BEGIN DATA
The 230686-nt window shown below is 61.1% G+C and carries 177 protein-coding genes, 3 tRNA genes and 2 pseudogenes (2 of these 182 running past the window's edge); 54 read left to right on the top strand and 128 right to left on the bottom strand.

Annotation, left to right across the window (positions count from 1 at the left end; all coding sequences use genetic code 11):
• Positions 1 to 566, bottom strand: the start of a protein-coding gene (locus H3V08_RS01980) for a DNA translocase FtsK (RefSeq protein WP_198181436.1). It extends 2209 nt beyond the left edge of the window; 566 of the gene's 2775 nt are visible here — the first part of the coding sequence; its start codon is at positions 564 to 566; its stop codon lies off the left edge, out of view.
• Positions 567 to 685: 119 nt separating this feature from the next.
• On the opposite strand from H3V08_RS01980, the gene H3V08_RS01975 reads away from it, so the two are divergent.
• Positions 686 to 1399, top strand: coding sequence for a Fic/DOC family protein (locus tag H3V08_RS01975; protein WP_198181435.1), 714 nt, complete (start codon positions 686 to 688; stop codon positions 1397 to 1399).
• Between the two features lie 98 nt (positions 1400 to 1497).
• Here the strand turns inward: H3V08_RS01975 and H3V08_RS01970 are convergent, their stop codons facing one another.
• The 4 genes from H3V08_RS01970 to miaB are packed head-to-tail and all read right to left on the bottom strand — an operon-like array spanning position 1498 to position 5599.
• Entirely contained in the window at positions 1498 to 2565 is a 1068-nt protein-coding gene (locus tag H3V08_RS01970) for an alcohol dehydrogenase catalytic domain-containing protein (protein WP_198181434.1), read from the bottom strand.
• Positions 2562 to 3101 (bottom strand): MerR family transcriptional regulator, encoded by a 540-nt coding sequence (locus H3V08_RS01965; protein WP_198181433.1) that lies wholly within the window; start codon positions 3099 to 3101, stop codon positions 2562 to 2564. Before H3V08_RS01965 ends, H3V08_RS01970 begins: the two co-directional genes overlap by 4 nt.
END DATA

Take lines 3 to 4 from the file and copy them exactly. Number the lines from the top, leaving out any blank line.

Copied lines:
• Positions 1 to 566, bottom strand: the start of a protein-coding gene (locus H3V08_RS01980) for a DNA translocase FtsK (RefSeq protein WP_198181436.1). It extends 2209 nt beyond the left edge of the window; 566 of the gene's 2775 nt are visible here — the first part of the coding sequence; its start codon is at positions 564 to 566; its stop codon lies off the left edge, out of view.
• Positions 567 to 685: 119 nt separating this feature from the next.